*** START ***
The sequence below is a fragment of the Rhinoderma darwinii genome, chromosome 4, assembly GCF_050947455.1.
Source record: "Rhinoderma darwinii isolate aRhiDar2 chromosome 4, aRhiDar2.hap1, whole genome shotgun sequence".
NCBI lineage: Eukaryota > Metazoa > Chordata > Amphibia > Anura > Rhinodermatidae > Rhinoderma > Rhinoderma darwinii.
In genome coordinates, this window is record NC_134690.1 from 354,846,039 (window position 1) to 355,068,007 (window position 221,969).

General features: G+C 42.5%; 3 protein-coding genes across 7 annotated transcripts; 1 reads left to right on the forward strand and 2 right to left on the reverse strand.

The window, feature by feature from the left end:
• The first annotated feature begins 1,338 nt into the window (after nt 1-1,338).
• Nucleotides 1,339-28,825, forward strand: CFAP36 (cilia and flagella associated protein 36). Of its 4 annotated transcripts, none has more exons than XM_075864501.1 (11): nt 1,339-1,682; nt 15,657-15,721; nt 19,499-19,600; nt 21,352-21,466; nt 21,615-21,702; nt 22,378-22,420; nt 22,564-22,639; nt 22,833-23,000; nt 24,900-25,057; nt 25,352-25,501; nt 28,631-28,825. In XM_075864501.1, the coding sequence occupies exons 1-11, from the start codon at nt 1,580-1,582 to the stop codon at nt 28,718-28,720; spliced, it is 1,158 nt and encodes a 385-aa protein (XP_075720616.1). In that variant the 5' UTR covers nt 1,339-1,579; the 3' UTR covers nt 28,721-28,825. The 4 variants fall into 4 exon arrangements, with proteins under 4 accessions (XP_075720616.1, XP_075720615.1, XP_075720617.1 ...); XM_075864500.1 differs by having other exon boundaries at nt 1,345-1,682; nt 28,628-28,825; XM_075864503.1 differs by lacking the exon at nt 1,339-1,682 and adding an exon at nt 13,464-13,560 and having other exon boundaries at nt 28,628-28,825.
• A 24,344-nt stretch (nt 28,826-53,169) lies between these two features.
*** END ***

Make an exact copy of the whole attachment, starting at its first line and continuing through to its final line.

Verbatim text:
The sequence below is a fragment of the Rhinoderma darwinii genome, chromosome 4, assembly GCF_050947455.1.
Source record: "Rhinoderma darwinii isolate aRhiDar2 chromosome 4, aRhiDar2.hap1, whole genome shotgun sequence".
NCBI lineage: Eukaryota > Metazoa > Chordata > Amphibia > Anura > Rhinodermatidae > Rhinoderma > Rhinoderma darwinii.
In genome coordinates, this window is record NC_134690.1 from 354,846,039 (window position 1) to 355,068,007 (window position 221,969).

General features: G+C 42.5%; 3 protein-coding genes across 7 annotated transcripts; 1 reads left to right on the forward strand and 2 right to left on the reverse strand.

The window, feature by feature from the left end:
• The first annotated feature begins 1,338 nt into the window (after nt 1-1,338).
• Nucleotides 1,339-28,825, forward strand: CFAP36 (cilia and flagella associated protein 36). Of its 4 annotated transcripts, none has more exons than XM_075864501.1 (11): nt 1,339-1,682; nt 15,657-15,721; nt 19,499-19,600; nt 21,352-21,466; nt 21,615-21,702; nt 22,378-22,420; nt 22,564-22,639; nt 22,833-23,000; nt 24,900-25,057; nt 25,352-25,501; nt 28,631-28,825. In XM_075864501.1, the coding sequence occupies exons 1-11, from the start codon at nt 1,580-1,582 to the stop codon at nt 28,718-28,720; spliced, it is 1,158 nt and encodes a 385-aa protein (XP_075720616.1). In that variant the 5' UTR covers nt 1,339-1,579; the 3' UTR covers nt 28,721-28,825. The 4 variants fall into 4 exon arrangements, with proteins under 4 accessions (XP_075720616.1, XP_075720615.1, XP_075720617.1 ...); XM_075864500.1 differs by having other exon boundaries at nt 1,345-1,682; nt 28,628-28,825; XM_075864503.1 differs by lacking the exon at nt 1,339-1,682 and adding an exon at nt 13,464-13,560 and having other exon boundaries at nt 28,628-28,825.
• A 24,344-nt stretch (nt 28,826-53,169) lies between these two features.